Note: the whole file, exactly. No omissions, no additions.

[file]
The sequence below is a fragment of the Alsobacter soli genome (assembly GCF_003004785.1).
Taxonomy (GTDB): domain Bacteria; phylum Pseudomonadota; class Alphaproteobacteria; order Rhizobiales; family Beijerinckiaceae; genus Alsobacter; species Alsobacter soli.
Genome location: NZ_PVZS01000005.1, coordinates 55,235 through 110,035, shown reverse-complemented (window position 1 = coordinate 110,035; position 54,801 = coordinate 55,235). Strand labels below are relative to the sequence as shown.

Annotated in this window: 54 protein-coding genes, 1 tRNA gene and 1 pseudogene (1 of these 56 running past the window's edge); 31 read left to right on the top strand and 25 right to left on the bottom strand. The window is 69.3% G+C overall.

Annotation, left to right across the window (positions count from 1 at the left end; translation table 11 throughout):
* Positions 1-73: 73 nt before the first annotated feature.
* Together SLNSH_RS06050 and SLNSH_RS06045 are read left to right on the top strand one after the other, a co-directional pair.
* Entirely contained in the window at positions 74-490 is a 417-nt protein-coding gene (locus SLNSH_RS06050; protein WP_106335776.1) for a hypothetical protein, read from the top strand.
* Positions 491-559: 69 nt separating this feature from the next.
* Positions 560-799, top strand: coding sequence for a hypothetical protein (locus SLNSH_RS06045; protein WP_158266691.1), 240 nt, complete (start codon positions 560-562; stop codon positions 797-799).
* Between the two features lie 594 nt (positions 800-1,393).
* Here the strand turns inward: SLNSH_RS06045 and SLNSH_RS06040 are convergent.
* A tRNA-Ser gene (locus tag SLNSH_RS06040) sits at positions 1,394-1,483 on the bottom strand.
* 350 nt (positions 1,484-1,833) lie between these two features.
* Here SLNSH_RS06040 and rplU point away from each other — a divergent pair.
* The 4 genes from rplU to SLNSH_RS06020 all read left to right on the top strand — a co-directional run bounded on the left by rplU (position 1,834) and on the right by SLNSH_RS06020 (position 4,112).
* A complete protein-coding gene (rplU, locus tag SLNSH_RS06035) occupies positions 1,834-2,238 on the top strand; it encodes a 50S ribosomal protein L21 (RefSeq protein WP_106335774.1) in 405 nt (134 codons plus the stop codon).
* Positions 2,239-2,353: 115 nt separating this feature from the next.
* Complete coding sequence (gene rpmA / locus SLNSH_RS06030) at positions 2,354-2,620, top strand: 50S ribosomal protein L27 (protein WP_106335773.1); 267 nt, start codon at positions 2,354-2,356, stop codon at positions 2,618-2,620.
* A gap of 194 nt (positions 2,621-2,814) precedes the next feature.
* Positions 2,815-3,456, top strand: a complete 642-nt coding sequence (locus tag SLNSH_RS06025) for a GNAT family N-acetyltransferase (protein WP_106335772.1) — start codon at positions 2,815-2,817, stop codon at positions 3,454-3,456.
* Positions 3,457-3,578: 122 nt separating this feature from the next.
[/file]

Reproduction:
The sequence below is a fragment of the Alsobacter soli genome (assembly GCF_003004785.1).
Taxonomy (GTDB): domain Bacteria; phylum Pseudomonadota; class Alphaproteobacteria; order Rhizobiales; family Beijerinckiaceae; genus Alsobacter; species Alsobacter soli.
Genome location: NZ_PVZS01000005.1, coordinates 55,235 through 110,035, shown reverse-complemented (window position 1 = coordinate 110,035; position 54,801 = coordinate 55,235). Strand labels below are relative to the sequence as shown.

Annotated in this window: 54 protein-coding genes, 1 tRNA gene and 1 pseudogene (1 of these 56 running past the window's edge); 31 read left to right on the top strand and 25 right to left on the bottom strand. The window is 69.3% G+C overall.

Annotation, left to right across the window (positions count from 1 at the left end; translation table 11 throughout):
* Positions 1-73: 73 nt before the first annotated feature.
* Together SLNSH_RS06050 and SLNSH_RS06045 are read left to right on the top strand one after the other, a co-directional pair.
* Entirely contained in the window at positions 74-490 is a 417-nt protein-coding gene (locus SLNSH_RS06050; protein WP_106335776.1) for a hypothetical protein, read from the top strand.
* Positions 491-559: 69 nt separating this feature from the next.
* Positions 560-799, top strand: coding sequence for a hypothetical protein (locus SLNSH_RS06045; protein WP_158266691.1), 240 nt, complete (start codon positions 560-562; stop codon positions 797-799).
* Between the two features lie 594 nt (positions 800-1,393).
* Here the strand turns inward: SLNSH_RS06045 and SLNSH_RS06040 are convergent.
* A tRNA-Ser gene (locus tag SLNSH_RS06040) sits at positions 1,394-1,483 on the bottom strand.
* 350 nt (positions 1,484-1,833) lie between these two features.
* Here SLNSH_RS06040 and rplU point away from each other — a divergent pair.
* The 4 genes from rplU to SLNSH_RS06020 all read left to right on the top strand — a co-directional run bounded on the left by rplU (position 1,834) and on the right by SLNSH_RS06020 (position 4,112).
* A complete protein-coding gene (rplU, locus tag SLNSH_RS06035) occupies positions 1,834-2,238 on the top strand; it encodes a 50S ribosomal protein L21 (RefSeq protein WP_106335774.1) in 405 nt (134 codons plus the stop codon).
* Positions 2,239-2,353: 115 nt separating this feature from the next.
* Complete coding sequence (gene rpmA / locus SLNSH_RS06030) at positions 2,354-2,620, top strand: 50S ribosomal protein L27 (protein WP_106335773.1); 267 nt, start codon at positions 2,354-2,356, stop codon at positions 2,618-2,620.
* A gap of 194 nt (positions 2,621-2,814) precedes the next feature.
* Positions 2,815-3,456, top strand: a complete 642-nt coding sequence (locus tag SLNSH_RS06025) for a GNAT family N-acetyltransferase (protein WP_106335772.1) — start codon at positions 2,815-2,817, stop codon at positions 3,454-3,456.
* Positions 3,457-3,578: 122 nt separating this feature from the next.